Bold Bloom Filters

Due: Apr 28, 23:59 PM

Learning Objectives

  • Implement the bloom filter using C++ built-in data structures
  • Understand bitvectors and fundamental bitvector operations
  • Measure the accuracy of a bloom filter over its multi-dimensional parameter space

Assignment Description

In this lab we will be implementing bloom filters and building up our understanding of probabilistic data structures as well as fundamental bit operations.

Lab Insight

Bloom filters are a great example of a probablistic data structure – a data structure whose accuracy is not guaranteed but is usually bounded in some meaningful way (or one-sided in error). Additionally data structures in this class generally have great performance with speeds or overall efficiency that are hard to beat. Among the data structures in this classification, the bloom filter is the most straightforward as it directly extends from what we now know about hashing.

In addition to the basics of implementation (which you are coding up here), in class we also discussed that the optimally accurate bloom filter can be determined if you know any two of the following three properties: (1) Size of bloom filter (2) Number of hashes (3) Expected number of items. You will explore that relationship by implementing an integer-hash bloom filter with variable hashes, sizes, and input items and observing how the filter compares to the underlying ground truth.

Checking Out the Code

All assignments will be distributed via our release repo on github this semester. You will need to have set up your git directory to have our release as a remote repo as described in our git set up.

You can merge the assignments as they are released into your personal repo with

git pull --no-edit --no-rebase release main --allow-unrelated-histories
git push

The first git command will fetch and merge changes from the main branch on your remote repository named release into your personal. The --no-edit flag automatically generates a commit message for you, and the--no-rebase flag will merge the upstream branch into the current branch. Generally, these two flags shouldn’t be used, but are included for ease of merging assignments into your repo.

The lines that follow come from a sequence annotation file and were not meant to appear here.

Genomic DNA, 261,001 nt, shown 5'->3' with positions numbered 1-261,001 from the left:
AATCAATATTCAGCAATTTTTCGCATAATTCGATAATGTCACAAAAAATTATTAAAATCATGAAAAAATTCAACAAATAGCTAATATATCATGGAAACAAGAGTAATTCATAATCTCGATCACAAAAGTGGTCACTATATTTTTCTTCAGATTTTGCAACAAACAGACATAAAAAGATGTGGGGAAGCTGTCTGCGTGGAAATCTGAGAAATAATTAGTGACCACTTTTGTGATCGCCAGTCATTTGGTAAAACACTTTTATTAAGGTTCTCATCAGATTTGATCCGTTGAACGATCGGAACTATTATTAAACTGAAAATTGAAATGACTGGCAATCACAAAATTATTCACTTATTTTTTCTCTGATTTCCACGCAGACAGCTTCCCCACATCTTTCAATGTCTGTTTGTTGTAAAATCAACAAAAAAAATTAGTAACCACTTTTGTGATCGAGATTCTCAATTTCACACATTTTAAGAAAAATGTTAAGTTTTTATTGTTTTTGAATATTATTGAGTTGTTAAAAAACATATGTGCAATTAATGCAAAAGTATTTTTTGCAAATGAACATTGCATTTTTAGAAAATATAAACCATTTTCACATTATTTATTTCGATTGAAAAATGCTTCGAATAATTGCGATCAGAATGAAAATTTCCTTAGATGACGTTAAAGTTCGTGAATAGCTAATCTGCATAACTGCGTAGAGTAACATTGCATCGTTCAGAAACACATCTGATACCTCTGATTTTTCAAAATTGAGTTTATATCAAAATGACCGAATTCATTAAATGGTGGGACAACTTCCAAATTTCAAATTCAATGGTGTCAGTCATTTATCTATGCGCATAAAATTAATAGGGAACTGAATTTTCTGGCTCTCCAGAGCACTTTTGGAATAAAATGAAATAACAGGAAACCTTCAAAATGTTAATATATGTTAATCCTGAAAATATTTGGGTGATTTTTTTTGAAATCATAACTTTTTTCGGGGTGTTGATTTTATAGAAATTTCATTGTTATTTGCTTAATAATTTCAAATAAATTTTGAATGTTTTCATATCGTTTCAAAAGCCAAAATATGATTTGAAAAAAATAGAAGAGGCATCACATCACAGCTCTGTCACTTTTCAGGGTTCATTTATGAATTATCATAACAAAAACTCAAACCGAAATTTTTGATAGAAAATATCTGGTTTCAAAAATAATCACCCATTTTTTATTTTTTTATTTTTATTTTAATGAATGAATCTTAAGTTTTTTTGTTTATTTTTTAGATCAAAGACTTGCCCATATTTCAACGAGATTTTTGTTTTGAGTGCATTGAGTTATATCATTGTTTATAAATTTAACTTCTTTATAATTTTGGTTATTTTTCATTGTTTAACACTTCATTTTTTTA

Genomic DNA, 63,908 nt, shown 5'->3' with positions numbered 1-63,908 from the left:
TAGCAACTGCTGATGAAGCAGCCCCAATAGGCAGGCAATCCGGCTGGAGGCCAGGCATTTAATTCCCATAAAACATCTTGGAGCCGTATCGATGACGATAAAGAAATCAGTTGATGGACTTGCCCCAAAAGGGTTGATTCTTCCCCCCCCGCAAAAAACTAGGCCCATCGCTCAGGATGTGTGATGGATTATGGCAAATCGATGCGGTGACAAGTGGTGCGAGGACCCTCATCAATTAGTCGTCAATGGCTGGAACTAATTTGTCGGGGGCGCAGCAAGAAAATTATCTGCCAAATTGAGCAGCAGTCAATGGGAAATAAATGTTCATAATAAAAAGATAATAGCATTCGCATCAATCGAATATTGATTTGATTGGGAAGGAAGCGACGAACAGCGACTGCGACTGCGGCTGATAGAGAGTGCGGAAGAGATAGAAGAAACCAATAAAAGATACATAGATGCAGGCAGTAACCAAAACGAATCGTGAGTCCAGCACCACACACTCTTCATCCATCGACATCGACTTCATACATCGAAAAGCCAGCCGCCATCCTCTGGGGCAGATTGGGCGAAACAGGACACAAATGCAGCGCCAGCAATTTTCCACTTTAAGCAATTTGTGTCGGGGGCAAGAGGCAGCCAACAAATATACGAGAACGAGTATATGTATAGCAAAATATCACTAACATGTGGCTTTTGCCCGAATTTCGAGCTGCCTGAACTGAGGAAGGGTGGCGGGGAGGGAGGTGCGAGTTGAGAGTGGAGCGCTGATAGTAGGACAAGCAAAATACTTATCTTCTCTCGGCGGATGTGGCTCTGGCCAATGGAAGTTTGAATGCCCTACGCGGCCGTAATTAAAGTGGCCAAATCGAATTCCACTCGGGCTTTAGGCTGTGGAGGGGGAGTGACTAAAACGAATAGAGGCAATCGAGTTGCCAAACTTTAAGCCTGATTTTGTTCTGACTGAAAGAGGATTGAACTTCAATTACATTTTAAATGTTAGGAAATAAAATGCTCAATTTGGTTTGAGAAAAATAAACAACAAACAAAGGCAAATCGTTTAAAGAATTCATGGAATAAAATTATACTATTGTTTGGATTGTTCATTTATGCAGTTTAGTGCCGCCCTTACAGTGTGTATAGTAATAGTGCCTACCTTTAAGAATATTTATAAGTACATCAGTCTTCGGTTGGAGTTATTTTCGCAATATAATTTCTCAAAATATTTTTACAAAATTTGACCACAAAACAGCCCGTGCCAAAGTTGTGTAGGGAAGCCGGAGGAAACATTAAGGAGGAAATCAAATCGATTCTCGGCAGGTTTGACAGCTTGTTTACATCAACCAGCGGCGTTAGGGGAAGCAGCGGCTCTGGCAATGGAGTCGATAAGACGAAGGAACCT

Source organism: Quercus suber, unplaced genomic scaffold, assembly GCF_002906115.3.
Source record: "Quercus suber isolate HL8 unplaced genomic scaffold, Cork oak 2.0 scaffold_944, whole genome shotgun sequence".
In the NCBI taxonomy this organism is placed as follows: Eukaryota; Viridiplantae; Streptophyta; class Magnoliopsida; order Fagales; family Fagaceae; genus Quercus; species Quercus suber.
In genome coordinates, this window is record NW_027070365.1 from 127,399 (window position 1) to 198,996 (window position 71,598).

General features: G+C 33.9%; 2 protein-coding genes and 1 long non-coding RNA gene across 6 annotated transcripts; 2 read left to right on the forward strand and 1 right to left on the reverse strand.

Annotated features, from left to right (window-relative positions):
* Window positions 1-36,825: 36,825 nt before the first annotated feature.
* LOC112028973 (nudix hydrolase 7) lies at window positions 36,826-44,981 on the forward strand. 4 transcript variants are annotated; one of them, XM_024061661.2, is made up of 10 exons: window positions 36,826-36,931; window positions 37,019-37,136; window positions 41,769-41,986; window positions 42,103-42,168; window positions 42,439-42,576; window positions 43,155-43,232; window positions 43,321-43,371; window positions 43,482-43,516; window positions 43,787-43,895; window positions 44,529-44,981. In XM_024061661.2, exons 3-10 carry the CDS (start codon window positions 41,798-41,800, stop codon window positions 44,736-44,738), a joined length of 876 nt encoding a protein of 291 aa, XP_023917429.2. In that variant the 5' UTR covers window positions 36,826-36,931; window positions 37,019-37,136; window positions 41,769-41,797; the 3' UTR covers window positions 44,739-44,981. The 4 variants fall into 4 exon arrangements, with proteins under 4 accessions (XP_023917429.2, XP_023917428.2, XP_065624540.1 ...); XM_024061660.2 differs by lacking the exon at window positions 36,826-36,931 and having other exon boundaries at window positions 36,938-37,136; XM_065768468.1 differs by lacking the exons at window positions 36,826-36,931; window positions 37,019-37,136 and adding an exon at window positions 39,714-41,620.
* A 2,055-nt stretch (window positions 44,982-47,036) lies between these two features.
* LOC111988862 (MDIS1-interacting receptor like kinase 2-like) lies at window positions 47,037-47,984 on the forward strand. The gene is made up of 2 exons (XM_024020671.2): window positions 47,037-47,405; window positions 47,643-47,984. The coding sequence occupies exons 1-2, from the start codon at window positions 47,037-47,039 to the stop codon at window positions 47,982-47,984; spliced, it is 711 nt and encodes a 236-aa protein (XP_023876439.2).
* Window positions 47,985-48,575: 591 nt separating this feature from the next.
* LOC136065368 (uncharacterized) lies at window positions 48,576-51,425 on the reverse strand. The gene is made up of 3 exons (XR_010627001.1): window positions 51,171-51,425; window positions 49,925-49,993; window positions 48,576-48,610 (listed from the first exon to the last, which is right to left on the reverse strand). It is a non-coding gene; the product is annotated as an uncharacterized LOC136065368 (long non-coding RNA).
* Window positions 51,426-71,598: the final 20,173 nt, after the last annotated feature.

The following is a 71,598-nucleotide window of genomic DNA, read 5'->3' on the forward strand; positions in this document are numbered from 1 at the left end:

The second command will push to origin (your personal), which will allow it to track the new changes from release.

You will need to run these commands for every assignment that is released.

All the files for this lab are in the lab_bloom directory.

Part 1: The Bloom Filter Class

As every provided hash function takes an integer as input (and returns an integer as output), unlike most the assignments in this class our bloom filter is not templated! For the first part of this assignment, your task is to finish implementing this integer-hash bloom filter. The specific functions you should fill in are:

  • BF::BF() (Both constructor and copy constructor)
  • BF::add()
  • BF::contains()
  • BF::bit_union()
  • BF::intersect()

To help you debug the assignment, the BF class has an override to print the content of a bloom filter when passed to cout as well as five ‘hash’ functions of varying performance so you can explore the space of possible implementations. While you should read the doxygen to understand the specific details of each function, some tips to help you out are below.

  1. Remember that functions can be stored as variables and passed as function arguments! In this assignment we actually go one step further and pass a vector of hashFunctions, which we have type defined for you in bloom.h to be any function that takes in an integer as input and returns an integer as output.